You experience all this from the Outback’s stylish and spacious interior that’s been enhanced with copper-colored contrast stitching and plastic accents, Wilderness tags, a nifty water-resistant upholstery with embossed Wilderness logos, and custom rubber mats. The supple and supportive front seats, spacious but firm rear seats, and cavernous cargo area are shared with every other Outback. In fact, it’s here where this ultimate off-road wagon enjoys its greatest advantage over the Bronco Sport and Cherokee Trailhawk. The larger space between its seating rows makes the Subaru far more family-friendly. Our cargo tests of the Outback and Bronco Sport showed that the Subaru enjoys a slight advantage, and the specs would indicate it has a massive leg up over the Jeep’s cargo capacity (75.7 cubic feet versus 54.7).
The Wilderness also gets different roof rails than the rest of the Outback line. It sacrifices the trick integrated crossbars in favor of heavier-duty rails that can support 700 pounds when parked (220 when moving). That’s more than enough for a rooftop tent and its occupants, or whatever other extra-heavy things you’d like to put up top.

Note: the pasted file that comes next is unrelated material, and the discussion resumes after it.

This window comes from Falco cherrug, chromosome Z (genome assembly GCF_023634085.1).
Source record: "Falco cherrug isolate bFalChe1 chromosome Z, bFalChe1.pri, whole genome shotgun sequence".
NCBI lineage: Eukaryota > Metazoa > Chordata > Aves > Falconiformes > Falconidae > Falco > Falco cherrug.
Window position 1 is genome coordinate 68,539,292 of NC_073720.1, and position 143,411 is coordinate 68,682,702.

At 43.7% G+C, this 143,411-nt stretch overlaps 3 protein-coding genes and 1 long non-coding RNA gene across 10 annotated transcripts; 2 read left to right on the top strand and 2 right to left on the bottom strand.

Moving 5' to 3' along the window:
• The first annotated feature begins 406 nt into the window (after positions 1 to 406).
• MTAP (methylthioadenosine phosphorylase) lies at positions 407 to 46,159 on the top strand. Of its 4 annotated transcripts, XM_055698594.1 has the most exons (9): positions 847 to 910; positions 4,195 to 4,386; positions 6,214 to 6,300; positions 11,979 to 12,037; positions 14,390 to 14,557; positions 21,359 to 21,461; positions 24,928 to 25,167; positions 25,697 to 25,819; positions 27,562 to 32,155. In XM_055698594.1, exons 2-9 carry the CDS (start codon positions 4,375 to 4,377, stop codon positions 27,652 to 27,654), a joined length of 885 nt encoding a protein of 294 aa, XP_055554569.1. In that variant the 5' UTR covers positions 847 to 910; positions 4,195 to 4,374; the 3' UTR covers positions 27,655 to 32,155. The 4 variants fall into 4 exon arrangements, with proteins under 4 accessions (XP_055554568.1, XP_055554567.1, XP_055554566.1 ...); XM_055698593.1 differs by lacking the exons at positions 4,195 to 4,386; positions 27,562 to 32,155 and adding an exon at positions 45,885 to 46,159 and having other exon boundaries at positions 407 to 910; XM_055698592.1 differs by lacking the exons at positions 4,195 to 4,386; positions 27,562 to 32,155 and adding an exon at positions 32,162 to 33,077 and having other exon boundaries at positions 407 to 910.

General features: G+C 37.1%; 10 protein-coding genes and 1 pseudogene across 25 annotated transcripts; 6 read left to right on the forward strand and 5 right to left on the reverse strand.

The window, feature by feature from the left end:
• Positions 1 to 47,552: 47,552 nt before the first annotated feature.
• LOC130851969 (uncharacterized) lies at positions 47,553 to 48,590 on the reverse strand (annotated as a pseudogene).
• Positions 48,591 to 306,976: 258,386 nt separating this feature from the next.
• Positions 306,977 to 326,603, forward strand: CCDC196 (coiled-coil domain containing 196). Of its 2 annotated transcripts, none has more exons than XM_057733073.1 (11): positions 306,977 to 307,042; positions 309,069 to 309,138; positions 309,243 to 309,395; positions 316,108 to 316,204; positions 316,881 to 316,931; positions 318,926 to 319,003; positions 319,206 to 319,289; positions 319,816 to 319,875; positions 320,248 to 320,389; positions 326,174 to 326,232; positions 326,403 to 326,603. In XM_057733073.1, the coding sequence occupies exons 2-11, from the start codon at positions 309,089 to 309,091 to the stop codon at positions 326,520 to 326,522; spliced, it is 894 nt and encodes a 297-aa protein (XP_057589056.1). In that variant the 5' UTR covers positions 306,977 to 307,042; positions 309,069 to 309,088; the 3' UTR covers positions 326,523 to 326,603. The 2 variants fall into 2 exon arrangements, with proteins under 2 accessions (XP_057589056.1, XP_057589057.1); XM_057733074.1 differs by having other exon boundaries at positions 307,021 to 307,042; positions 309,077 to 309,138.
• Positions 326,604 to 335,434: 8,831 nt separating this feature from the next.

The cost of entry for the Outback Wilderness is $38,120, which makes it more expensive than the Bronco Sport Badlands ($34,315) and the Cherokee Trailhawk ($37,295). It’s also $1,925 more than the similarly well-equipped Outback Onyx Edition XT – the pricier Limited XT and Touring XT remain above them both on the Outback trim ladder. You can get the Wilderness closer to those upper trim level’s equipment with a $1,845 option package that includes a sunroof, navigation and rear automatic braking. The extra skid plates available range between $100 and $130 each.
Though it costs more than its most obvious rivals and maybe sacrifices a bit of top-end off-road capability, the Subaru Outback Wilderness may be the best all-around rugged crossover available. It will get you just about anywhere you need to over the weekend, short of something with a low range, plus its big cargo space and easily accessed heavy-duty roof rails will let you bring all your toys. Then, during the week, you’ll love that it doesn’t feel like a truck, and it doesn’t drink fuel like one. either. The extra cost, therefore, seems worth it for this impressive dual-purpose crossover.